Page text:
I discovered something about myself. That is not the news; self-discovery is the stock and trade for every human who strives for Being. I discovered why I fall into moments of melancholy after I have spoken, taught, or written a great piece. I uncovered this mystery and its answer while listening to the great Queen, Beah Richards.
In the documentary of her life, “Beah: A Black Woman Speaks,” she quotes her teacher, the late Frank Silvera, as he defined being for her, saying,
“Being is mortal existence in a complete and perfect state, lacking no essential characteristic. Everything you need you have got, it’s there. Perfect but maybe not yet realized, but complete.”
She had earlier in the documentary described a moment at the end of a play she was in that she felt at the center of her “Being” as defined by Frank Silvera. She then said, and when the curtain dropped, I had to ask myself, “Now, who am I?”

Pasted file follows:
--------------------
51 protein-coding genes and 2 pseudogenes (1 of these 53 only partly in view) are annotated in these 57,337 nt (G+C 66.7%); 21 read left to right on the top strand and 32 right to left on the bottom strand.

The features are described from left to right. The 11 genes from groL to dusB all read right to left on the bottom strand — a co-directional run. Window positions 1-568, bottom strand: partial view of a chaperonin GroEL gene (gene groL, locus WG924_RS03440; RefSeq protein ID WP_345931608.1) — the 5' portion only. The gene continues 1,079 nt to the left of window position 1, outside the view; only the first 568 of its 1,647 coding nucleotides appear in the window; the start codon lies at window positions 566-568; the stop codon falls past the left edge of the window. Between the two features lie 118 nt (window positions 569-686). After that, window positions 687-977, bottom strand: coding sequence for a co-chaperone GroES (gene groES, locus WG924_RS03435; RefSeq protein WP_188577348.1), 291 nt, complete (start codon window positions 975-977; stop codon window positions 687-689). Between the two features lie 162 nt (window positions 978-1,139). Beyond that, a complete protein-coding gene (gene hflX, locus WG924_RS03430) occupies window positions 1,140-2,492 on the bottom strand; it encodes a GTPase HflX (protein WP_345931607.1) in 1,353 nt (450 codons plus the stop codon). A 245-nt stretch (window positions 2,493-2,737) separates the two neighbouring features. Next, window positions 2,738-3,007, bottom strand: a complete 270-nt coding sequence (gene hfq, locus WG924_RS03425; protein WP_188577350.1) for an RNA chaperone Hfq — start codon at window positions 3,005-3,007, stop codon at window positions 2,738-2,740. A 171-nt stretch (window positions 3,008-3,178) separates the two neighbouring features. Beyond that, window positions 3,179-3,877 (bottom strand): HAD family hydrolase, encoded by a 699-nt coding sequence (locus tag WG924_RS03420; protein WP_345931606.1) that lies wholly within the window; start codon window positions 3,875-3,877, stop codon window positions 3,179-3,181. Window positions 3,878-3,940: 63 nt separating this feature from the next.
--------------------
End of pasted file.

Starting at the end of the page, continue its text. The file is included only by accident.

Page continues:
I have felt this emptiness when leaving the front of the room, the stage, the podium, or finishing a written piece. It is as if my soul exited my body, and the transcendent consciousness that connected me to a stream of insight outside of myself is severed.
It is the power of expression, the great joy that can only be known in the moment of absolute Being. The moment you touch the center of your purpose and your giftedness radiates from you, and people lean in captivated, lured in by every word, every gesture, and inflection in your voice. This moment of Being, when all of the wisdom, knowledge, and experience you have accumulated is available to you, and the world makes sense in the context of that fleeting moment.
In that transcendent moment, you see the matrix of life in the context of that moment, that the hidden and indescribable patterns of existence become sight and meaning and words. These things pour out of you, spilling into the atmosphere, washing the over, and inundating the willing.
I discovered the reason I exist. To speak, to write, and to express with beauty and professionalism what many cannot. It is my life’s work and mission to be who I am meant to be and become more and better at Being.
Thank You To the Late Queen, Beah Richards!